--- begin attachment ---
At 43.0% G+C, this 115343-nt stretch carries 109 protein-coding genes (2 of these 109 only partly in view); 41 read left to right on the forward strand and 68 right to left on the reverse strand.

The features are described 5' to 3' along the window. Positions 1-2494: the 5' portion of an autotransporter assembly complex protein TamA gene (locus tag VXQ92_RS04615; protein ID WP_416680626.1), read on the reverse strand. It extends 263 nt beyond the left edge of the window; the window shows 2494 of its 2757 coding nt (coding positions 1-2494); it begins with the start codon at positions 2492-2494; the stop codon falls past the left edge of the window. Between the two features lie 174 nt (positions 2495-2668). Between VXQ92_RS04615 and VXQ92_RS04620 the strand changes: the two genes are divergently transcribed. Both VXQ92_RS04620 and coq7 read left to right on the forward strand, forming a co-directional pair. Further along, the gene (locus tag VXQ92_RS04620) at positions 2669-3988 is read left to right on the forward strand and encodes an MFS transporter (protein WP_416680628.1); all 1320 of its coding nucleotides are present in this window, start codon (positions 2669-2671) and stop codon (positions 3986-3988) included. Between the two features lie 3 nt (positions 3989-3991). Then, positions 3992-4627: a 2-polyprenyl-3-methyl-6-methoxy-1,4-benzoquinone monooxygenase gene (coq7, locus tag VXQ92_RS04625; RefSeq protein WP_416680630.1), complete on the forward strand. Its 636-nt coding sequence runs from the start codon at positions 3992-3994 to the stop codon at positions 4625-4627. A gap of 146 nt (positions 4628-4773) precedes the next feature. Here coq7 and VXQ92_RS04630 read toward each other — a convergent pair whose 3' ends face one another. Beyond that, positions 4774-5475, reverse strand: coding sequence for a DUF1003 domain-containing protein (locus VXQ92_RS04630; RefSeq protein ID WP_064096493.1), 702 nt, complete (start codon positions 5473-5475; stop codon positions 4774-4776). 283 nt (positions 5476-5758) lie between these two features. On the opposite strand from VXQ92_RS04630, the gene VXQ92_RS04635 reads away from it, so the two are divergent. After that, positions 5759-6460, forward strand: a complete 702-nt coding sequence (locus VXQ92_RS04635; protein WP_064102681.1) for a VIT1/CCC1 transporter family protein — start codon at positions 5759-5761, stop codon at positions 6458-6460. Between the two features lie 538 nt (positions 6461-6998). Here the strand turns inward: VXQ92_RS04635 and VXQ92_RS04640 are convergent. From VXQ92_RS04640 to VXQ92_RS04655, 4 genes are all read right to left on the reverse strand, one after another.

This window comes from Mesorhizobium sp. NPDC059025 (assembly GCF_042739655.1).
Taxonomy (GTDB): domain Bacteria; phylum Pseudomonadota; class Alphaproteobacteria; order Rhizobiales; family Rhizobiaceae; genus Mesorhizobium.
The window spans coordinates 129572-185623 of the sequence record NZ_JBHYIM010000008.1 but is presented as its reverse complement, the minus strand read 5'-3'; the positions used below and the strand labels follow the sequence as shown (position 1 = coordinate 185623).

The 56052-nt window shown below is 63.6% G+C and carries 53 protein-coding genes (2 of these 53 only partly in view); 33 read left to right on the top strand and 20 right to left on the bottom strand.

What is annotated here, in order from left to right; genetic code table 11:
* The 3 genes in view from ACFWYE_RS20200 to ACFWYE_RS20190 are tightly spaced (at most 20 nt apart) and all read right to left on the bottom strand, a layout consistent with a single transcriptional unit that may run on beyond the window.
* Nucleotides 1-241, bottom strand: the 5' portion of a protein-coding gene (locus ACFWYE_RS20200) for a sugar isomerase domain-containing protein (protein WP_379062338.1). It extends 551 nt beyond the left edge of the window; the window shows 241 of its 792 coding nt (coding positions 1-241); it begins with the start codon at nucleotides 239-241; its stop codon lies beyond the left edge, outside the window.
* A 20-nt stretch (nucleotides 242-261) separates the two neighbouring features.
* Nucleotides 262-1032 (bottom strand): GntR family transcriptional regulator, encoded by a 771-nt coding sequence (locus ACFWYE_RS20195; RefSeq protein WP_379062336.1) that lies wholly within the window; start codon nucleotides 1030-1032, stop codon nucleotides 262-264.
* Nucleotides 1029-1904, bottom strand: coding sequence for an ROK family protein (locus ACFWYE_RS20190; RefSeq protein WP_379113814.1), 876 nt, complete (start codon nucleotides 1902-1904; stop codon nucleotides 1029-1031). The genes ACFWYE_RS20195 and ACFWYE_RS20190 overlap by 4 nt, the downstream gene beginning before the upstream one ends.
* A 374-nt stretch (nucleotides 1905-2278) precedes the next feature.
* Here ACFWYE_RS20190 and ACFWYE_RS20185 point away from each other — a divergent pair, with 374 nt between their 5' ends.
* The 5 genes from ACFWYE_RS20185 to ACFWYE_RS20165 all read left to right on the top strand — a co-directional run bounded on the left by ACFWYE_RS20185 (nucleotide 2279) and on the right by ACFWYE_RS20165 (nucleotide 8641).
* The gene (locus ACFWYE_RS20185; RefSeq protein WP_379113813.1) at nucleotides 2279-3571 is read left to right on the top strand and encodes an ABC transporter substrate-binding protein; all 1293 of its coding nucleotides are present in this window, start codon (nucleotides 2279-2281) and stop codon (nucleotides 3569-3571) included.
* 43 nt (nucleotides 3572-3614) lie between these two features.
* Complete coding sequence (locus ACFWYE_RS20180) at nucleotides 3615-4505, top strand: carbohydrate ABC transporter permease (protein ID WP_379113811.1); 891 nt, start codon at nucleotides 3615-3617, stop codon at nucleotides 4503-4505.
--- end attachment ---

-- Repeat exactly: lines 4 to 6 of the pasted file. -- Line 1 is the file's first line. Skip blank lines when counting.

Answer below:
Taxonomy (GTDB): domain Bacteria; phylum Pseudomonadota; class Alphaproteobacteria; order Rhizobiales; family Rhizobiaceae; genus Mesorhizobium.
The window spans coordinates 129572-185623 of the sequence record NZ_JBHYIM010000008.1 but is presented as its reverse complement, the minus strand read 5'-3'; the positions used below and the strand labels follow the sequence as shown (position 1 = coordinate 185623).

The 56052-nt window shown below is 63.6% G+C and carries 53 protein-coding genes (2 of these 53 only partly in view); 33 read left to right on the top strand and 20 right to left on the bottom strand.